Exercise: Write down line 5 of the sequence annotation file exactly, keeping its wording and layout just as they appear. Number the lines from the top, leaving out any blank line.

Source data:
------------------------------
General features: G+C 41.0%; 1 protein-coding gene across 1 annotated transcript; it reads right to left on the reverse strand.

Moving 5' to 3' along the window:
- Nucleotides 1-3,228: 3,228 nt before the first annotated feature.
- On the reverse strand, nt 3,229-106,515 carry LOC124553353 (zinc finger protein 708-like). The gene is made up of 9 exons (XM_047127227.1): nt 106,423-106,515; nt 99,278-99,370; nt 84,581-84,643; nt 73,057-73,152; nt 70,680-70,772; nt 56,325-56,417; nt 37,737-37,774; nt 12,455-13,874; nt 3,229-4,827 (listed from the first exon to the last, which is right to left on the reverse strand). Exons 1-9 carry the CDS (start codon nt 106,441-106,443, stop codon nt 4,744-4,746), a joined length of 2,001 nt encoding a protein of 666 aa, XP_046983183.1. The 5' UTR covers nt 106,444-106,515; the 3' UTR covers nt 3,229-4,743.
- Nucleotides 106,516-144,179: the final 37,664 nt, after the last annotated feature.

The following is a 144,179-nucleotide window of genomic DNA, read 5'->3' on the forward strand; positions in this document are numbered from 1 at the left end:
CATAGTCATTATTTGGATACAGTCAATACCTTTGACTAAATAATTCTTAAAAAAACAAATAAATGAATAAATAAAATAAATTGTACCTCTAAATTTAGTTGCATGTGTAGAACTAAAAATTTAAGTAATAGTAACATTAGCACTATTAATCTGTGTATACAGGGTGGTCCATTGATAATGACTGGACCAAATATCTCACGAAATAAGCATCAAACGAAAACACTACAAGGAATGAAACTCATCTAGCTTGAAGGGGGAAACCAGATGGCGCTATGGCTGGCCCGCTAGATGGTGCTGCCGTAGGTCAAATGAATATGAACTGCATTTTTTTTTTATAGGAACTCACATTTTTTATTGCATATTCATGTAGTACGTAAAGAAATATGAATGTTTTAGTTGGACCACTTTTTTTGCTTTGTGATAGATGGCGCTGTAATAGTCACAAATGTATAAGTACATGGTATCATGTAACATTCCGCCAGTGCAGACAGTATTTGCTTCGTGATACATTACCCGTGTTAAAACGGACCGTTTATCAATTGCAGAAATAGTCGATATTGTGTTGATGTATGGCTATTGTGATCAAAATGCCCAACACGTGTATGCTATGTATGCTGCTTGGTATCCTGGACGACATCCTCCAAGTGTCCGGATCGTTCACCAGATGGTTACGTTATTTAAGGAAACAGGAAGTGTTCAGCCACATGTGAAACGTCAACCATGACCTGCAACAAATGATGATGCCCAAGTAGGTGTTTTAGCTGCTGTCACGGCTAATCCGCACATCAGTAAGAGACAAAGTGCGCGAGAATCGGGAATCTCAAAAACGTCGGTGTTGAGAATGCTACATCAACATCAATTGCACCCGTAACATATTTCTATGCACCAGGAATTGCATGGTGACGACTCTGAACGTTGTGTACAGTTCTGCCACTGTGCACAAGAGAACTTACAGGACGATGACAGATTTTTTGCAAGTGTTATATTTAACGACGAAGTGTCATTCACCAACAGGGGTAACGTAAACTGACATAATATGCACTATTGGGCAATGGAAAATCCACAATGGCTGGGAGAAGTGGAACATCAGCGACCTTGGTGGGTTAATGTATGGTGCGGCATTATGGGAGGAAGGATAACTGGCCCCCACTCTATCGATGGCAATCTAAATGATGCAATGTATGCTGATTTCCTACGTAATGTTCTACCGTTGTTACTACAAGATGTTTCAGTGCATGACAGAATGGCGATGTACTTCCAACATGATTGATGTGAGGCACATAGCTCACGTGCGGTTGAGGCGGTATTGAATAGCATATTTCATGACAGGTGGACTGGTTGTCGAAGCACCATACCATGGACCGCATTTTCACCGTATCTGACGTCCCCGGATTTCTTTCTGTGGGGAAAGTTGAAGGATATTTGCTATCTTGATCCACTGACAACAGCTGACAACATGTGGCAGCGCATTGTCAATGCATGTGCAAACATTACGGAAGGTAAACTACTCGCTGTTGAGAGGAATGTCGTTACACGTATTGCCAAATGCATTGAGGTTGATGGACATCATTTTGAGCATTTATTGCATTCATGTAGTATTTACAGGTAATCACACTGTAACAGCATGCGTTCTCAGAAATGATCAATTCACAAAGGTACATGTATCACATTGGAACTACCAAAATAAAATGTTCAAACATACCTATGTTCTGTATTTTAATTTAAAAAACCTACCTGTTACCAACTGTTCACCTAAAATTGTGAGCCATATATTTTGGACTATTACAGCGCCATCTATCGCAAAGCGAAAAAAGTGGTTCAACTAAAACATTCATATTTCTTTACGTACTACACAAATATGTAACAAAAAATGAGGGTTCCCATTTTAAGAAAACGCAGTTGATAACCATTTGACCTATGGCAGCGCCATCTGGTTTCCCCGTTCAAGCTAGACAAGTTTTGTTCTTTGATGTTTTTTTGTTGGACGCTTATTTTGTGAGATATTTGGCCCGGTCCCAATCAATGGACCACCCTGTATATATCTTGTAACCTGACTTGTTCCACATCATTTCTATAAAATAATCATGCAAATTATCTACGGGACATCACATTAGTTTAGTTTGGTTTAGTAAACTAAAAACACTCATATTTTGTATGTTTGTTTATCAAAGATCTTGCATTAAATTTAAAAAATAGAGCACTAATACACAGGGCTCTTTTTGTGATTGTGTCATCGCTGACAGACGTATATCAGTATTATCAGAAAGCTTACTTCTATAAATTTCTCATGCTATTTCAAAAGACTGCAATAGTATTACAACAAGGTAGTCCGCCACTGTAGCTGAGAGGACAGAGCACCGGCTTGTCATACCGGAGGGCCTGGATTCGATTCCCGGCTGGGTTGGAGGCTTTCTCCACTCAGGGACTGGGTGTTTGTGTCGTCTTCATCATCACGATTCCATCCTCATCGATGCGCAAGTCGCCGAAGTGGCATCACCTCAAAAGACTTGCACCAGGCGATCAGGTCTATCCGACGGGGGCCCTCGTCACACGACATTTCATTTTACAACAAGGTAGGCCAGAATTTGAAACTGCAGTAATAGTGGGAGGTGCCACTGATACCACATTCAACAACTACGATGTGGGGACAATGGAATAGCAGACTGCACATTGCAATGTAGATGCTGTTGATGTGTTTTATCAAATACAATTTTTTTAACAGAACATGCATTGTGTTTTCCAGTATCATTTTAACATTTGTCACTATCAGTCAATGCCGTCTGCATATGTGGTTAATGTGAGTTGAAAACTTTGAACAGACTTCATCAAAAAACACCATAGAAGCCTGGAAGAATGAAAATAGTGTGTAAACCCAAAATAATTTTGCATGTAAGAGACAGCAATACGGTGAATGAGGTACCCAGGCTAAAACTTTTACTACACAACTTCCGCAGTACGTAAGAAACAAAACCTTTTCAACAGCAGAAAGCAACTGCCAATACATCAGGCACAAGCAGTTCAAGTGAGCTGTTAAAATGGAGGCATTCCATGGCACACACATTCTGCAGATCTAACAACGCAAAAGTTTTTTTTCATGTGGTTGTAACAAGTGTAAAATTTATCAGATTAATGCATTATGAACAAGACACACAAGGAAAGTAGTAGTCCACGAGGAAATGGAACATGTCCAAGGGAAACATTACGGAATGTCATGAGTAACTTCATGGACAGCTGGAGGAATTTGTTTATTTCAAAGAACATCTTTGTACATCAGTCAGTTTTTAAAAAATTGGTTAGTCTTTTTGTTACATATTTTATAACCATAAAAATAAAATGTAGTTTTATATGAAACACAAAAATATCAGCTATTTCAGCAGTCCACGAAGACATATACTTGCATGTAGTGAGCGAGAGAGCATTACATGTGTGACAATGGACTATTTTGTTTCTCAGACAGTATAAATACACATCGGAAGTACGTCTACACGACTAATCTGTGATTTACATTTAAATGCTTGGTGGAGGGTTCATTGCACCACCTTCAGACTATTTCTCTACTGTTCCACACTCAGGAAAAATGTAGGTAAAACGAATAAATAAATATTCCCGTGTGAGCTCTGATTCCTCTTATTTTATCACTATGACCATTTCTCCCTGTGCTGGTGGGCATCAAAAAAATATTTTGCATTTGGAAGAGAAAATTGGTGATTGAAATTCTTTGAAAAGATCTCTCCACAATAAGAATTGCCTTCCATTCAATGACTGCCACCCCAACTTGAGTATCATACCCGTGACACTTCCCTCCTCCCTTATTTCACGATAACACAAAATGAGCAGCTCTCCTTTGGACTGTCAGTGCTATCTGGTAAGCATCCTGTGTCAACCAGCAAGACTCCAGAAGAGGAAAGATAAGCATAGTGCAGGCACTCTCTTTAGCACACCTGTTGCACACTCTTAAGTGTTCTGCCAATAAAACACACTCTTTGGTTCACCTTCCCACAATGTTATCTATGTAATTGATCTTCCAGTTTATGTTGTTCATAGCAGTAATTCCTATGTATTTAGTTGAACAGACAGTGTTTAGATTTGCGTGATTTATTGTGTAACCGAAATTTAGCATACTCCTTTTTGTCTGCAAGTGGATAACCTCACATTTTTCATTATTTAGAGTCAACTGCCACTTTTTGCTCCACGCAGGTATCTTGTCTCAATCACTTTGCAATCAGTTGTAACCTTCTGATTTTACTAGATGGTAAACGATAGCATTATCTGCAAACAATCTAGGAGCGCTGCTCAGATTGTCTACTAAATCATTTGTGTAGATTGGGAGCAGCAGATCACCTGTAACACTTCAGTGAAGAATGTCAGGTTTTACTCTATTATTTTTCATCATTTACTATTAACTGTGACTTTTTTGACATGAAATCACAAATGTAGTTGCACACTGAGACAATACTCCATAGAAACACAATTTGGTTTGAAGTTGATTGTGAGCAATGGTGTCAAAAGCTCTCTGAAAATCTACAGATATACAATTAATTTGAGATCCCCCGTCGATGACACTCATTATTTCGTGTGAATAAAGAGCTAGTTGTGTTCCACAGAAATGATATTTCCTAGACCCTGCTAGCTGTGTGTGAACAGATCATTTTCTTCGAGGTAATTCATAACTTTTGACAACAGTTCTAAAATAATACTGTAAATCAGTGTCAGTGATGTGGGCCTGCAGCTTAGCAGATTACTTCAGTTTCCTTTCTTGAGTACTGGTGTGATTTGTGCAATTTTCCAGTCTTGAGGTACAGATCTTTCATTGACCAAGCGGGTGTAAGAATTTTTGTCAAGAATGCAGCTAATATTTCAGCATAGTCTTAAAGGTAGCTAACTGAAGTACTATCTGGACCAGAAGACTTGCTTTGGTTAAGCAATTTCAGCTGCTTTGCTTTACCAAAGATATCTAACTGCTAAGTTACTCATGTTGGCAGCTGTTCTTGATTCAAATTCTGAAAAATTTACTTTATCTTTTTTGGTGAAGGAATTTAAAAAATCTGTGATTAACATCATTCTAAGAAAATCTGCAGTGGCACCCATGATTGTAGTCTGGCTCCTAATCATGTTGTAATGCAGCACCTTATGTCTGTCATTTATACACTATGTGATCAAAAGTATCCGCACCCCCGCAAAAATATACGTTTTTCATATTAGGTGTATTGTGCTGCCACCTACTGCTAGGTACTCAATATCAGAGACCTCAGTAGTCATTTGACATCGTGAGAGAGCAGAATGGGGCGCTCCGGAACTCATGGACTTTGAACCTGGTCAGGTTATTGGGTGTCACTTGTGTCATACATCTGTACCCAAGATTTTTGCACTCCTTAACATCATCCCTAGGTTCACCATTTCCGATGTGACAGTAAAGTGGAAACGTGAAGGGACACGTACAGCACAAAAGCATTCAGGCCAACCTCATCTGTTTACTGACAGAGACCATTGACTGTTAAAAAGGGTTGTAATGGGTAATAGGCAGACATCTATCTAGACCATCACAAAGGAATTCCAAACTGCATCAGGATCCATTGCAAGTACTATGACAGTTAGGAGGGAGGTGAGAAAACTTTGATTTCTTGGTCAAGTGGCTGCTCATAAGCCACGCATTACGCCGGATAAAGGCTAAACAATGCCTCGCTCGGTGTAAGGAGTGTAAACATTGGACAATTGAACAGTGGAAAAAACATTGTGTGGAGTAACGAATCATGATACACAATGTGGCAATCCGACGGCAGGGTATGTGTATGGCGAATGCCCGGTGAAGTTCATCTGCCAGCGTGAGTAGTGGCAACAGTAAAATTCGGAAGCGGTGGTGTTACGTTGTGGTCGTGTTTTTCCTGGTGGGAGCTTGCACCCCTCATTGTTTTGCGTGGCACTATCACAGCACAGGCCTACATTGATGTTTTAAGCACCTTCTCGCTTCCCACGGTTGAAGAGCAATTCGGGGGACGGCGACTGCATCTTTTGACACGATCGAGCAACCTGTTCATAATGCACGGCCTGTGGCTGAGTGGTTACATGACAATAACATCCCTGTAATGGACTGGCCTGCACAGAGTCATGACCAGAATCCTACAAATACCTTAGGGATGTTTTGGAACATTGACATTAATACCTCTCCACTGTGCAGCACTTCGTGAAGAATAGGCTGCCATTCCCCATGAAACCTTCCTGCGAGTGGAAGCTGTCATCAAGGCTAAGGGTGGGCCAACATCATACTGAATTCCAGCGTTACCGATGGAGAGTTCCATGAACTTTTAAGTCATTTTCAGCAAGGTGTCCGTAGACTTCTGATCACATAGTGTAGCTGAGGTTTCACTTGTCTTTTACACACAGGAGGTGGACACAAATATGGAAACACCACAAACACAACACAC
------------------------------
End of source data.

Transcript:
- Nucleotides 106,516-144,179: the final 37,664 nt, after the last annotated feature.